I am receiving some parts today and will be doing some testing with them. If there is no increase in output voltage, I am going to order some of the BUK962 FETs and give those a try. Thank you for your response!

Hello Brian,

Welcome to the DigiKey Community.

This is a wonderful experiment as there is so much to learn.

1. Forget about the breadboard. At these high currents, you will need solid soldered connections. Recommend you use “dead bug” or “Manhattan” construction. The basic idea is to solder components to a copper clad BCD. Build the circuits in the air using 1 MΩ resistors as binding posts if necessary. The resulting circuit will be ugly, but the system will handle the current. Also, the solid copper provides a reasonable ground plane with low impedance plus a small measure of shielding.

2. The frequency is too low. Recommend 50 kHz as a starting point. See also “continuous” vs discontinuous switching converter.

3. Increase the MOSFET gate drive voltage to within a hair’s breadth of the V_{GS} design maximum. Recall that a MOSFET’s on resistance is a nonlinear function of the gate drive. Since we are limited by the battery voltage there is no headroom. The gate drive must be as high as possible for reasonable efficiency. You should be able to locate a suitable boost converter to provide the higher voltage. We need a boost converter to drive the boost converter.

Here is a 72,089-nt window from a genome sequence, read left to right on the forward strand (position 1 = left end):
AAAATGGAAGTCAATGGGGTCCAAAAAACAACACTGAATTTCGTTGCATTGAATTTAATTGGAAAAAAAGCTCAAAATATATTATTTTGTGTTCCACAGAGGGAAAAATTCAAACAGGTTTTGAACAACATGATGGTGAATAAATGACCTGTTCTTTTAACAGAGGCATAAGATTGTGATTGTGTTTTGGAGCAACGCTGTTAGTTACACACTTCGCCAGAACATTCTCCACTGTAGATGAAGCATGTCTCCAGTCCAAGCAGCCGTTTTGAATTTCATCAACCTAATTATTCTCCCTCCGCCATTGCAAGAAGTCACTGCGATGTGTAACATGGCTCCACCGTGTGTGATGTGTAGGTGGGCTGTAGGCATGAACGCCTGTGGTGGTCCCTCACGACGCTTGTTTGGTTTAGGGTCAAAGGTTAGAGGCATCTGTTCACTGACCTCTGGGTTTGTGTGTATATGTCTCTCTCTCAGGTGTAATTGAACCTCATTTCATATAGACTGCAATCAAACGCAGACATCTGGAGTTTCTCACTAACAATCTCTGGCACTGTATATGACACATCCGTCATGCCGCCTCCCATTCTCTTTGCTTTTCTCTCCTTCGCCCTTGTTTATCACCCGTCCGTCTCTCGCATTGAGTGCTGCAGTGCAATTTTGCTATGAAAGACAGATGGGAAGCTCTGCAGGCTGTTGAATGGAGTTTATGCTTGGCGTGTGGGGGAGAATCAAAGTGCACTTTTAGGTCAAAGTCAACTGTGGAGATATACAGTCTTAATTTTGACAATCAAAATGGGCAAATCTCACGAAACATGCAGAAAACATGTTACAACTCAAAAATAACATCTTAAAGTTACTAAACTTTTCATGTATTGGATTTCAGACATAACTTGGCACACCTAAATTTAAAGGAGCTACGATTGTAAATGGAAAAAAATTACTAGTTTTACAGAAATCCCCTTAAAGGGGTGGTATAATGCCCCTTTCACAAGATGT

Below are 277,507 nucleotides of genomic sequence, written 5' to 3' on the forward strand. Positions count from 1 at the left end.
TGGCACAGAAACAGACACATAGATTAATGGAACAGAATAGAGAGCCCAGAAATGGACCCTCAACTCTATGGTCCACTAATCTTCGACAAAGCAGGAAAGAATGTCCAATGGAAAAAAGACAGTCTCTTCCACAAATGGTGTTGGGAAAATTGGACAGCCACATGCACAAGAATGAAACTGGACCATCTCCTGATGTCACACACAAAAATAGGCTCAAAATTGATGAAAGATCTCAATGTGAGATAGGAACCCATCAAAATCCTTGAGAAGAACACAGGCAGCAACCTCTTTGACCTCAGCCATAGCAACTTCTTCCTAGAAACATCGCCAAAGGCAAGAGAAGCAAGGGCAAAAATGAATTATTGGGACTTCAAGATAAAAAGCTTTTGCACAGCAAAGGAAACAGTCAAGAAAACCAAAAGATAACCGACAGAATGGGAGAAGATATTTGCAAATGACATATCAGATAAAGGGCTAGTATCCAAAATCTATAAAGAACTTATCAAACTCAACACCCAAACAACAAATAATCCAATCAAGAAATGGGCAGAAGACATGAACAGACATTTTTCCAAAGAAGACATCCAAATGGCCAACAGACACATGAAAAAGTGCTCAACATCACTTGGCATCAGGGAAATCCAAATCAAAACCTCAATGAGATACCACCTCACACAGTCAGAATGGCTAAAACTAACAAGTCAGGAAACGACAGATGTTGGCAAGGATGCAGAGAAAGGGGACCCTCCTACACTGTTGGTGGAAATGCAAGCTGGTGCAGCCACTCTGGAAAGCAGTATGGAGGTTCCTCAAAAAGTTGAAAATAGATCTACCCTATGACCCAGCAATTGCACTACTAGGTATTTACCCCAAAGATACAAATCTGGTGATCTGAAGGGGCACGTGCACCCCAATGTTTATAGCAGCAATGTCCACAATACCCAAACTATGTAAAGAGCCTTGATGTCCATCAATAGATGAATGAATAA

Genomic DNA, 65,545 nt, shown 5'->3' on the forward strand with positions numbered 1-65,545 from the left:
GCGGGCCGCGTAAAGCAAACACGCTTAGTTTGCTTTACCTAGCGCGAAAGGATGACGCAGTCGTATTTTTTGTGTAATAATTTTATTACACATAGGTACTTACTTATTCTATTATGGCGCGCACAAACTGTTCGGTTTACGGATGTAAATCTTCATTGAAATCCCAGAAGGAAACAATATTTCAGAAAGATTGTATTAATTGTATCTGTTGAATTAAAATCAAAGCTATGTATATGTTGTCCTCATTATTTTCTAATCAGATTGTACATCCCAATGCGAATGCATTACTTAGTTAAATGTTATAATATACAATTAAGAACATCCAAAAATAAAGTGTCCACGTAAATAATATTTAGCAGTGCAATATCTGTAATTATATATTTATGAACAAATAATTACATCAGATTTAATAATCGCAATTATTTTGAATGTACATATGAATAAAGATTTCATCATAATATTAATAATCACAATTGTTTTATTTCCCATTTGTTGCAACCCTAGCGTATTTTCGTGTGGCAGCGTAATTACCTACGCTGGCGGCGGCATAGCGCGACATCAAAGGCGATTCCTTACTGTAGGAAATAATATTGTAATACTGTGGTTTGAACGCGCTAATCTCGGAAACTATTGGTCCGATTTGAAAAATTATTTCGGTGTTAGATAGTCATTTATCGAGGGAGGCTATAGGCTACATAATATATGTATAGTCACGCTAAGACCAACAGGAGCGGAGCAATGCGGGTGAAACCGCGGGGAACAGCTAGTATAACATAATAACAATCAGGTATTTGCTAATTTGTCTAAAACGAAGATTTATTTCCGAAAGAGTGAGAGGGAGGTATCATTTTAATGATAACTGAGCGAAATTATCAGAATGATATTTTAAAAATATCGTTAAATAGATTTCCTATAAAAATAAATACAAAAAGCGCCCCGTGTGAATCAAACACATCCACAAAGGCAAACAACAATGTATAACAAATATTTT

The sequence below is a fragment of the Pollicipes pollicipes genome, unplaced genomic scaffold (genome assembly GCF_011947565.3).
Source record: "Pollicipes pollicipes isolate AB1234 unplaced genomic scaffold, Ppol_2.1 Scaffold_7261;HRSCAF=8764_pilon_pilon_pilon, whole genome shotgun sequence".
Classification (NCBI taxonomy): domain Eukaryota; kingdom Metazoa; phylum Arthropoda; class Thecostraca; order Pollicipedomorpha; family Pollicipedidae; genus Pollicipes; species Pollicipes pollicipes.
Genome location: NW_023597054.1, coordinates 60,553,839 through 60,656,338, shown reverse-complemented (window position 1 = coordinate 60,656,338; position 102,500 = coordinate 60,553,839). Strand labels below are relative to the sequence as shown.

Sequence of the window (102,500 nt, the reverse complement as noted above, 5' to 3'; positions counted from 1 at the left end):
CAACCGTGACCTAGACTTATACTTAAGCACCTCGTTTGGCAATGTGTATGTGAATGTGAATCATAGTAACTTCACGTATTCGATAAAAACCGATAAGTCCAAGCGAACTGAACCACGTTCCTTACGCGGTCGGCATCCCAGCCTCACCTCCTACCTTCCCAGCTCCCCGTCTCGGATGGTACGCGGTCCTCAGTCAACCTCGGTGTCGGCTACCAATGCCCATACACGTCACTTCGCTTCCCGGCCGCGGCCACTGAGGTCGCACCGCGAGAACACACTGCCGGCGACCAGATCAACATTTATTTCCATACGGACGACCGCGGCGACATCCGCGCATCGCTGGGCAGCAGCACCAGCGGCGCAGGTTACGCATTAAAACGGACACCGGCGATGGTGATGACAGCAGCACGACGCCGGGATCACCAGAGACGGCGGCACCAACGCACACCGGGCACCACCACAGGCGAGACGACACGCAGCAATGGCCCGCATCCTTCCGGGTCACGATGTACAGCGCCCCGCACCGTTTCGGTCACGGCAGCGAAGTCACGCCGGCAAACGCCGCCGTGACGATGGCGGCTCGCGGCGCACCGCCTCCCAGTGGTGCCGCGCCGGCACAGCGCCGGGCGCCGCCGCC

4. Consider a parallel converter with two sections operating side by side. This has the potential to reduce some of the I^2R losses.

5. Not shown on the schematic is the need to use a solid (low impedance) gate driver for the MOSFET. Fast turn on and fast turn off are essential for efficiency.

As an example, consider this Multisim Live simulation. If you click on the link, you be able to run, but not modify the simulation. The simulation features the parallel conversion, higher frequency, common components, and the potential for small size. The simulation suggests an efficiency in the 70 to 80% range when the battery is fully charged. This may or may not be acceptable for your application. Also, you may be able to optimize the circuit for greater efficiency by selecting targeted components.